Cherish the tulip, prune the vine,
    But freely let the woodbine twine,
    And leave untrimm'd the eglantine:
    Nay, my friend, nay,--since oft thy praise
    Hath given fresh vigour to my lays;
    Since oft thy judgment could refine
    My flatten'd thought or cumbrous line,
    Still kind, as is thy wont, attend,
    And in the minstrel spare the friend!"

It was Erskine, too, as Scott expressly states in his introduction to
the _Chronicles of the Canongate_, who reviewed with far too much
partiality the _Tales of my Landlord_, in the _Quarterly Review_, for
January, 1817,--a review unjustifiably included among Scott's own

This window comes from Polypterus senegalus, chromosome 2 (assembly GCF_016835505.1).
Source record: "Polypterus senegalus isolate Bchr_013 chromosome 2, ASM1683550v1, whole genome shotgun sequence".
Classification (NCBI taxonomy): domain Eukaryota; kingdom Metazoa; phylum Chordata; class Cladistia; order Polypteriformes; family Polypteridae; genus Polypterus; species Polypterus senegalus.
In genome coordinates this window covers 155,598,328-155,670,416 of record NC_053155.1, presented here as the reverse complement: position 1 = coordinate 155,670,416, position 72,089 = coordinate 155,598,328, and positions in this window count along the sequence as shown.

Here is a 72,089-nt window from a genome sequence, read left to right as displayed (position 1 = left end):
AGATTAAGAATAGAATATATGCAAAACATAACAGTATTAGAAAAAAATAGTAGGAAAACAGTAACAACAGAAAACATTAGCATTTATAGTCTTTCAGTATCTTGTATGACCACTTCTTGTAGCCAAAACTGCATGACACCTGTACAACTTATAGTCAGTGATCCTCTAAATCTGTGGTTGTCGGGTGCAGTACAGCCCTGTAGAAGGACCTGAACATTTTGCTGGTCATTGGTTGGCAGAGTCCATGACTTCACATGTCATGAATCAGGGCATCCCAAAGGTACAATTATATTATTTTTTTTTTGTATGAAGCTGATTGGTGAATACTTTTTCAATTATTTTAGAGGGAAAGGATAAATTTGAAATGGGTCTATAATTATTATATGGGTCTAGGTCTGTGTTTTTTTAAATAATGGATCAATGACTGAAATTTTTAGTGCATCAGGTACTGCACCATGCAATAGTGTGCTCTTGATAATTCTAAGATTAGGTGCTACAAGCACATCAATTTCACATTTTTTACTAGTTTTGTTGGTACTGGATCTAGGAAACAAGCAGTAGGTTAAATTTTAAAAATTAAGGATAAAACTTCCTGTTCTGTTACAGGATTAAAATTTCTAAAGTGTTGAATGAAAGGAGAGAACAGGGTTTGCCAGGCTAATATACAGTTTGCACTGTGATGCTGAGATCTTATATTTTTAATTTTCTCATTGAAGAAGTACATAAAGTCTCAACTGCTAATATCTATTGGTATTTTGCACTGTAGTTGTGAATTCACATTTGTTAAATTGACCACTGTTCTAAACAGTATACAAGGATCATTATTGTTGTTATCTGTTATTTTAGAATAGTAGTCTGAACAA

critical essays, on the very insufficient ground that the MS. reached
Murray in Scott's own handwriting. There can, however, be no doubt at
all that Scott copied out his friend's MS., in order to increase the
mystification which he so much enjoyed as to the authorship of his
variously named series of tales. Possibly enough, too, he may have
drawn Erskine's attention to the evidence which justified his sketch
of the Puritans in _Old Mortality_, evidence which he certainly
intended at one time to embody in a reply of his own to the adverse
criticism on that book. But though Erskine was Scott's _alter ego_ for
literary purposes, it is certain that Erskine, with his fastidious,
not to say finical, sense of honour, would never have lent his name to
cover a puff written by Scott of his own works. A man who, in Scott's
own words, died "a victim to a hellishly false story, or rather, I
should say, to the sensibility of his own nature, which could not
endure even the shadow of reproach,--like the ermine, which is said to